Altman and Academy Award winning screenwriter Julian Fellowes have deftly and painstakingly recreated this world with so many levels it is impossible to absorb it all in one sitting. (To insure the authenticity of it all, Altman and producer David Levy enlisted the service of four technical advisors, all of who worked in service during the 1930s.) There are so many plot lines unfolding you can watch the film several times, each focusing on a different character or relationship, and uncover many things you hadn't previously noticed. In fact, Altman admits he never expected his audience to understand everything that is going on, likening it to a large dinner party in which you only have time to meet a handful of guests.
We are able to view the weekend's goings on through the eyes of the downstairs staff, more specifically Lady Constance's maid Mary (an exceptional performance by Kelly MacDonald). She is part tour guide and part amateur detective, through whom we gain insight into and ultimately resolve many of the major plot lines. The rest of the staff is equally important as Altman will only reveal upstairs activity when one of them is present. The gossip between the staff provides us with the necessary backstory on each of the major upstairs characters and their relevant relationships. These servants miss nothing and come across as much more knowledgeable than their privileged counterparts.
The cast is a collection of British stage and screen royalty. Dame Maggie Smith is at the top of her game as the gossipy aunt everyone loves to hate. Alan Bates is truly compelling as Jennings, the authoritarian head of the household trying hard to conceal the chink in his armor. Michael Gambon and Kristin Scott Thomas are magnificent as the duplicitous couple, Sir William and Lady Sylvia. Helen Mirren gives an Oscar worthy performance as the duty bound drill sergeant Mrs. Wilson. Emily Watson is perfect as the adventurous housemaid Elsie. Jeremy Northam lends his exceptional musical talents to the role of Ivor Novello, the only historical character in the film. Stephen Fry's performance as the bungling Inspector Thompson is all too brief. The lone Americans, Bob Balaban and Ryan Phillippe, hold their own against their British counterparts, with Phillippe adding some exceptional moments for others to play off of. Brief appearances by Emma Thompson's sister Sofie (as still room maid Dorothy) and Dame Judi Dench's daughter Finty Williams (as housemaid Janet) exemplify the depth and breadth of this remarkably talented ensemble.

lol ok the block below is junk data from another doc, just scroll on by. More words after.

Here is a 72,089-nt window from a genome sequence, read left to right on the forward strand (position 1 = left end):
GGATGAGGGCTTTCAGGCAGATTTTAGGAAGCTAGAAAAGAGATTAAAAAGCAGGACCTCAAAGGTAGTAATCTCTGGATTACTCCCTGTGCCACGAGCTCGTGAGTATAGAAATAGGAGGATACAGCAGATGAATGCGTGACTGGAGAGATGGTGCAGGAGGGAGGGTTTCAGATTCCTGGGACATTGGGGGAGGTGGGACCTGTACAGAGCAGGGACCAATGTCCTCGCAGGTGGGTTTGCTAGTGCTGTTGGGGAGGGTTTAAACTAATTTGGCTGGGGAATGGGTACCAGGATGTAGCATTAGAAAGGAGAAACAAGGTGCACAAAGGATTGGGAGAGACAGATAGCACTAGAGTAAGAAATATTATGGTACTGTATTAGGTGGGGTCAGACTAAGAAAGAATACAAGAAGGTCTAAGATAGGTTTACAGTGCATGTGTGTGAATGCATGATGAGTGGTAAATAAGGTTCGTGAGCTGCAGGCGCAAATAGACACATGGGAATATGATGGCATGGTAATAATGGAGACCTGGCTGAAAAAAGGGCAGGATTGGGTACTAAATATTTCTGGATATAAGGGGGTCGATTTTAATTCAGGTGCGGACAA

The transfer itself is fantastic in 2.35:1 anamorphic widescreen capturing the vibrant colors and artifact filled halls and rooms upstairs, as well as the stark muted contrast of the world below. Dolby 5.1 Surround and Patrick Doyle's haunting (downstairs) and whimsical (upstairs) score, combined with Jeremy Northam's piano playing and vocals (all done live on set) envelope the viewer, transporting us all back to 1930s England.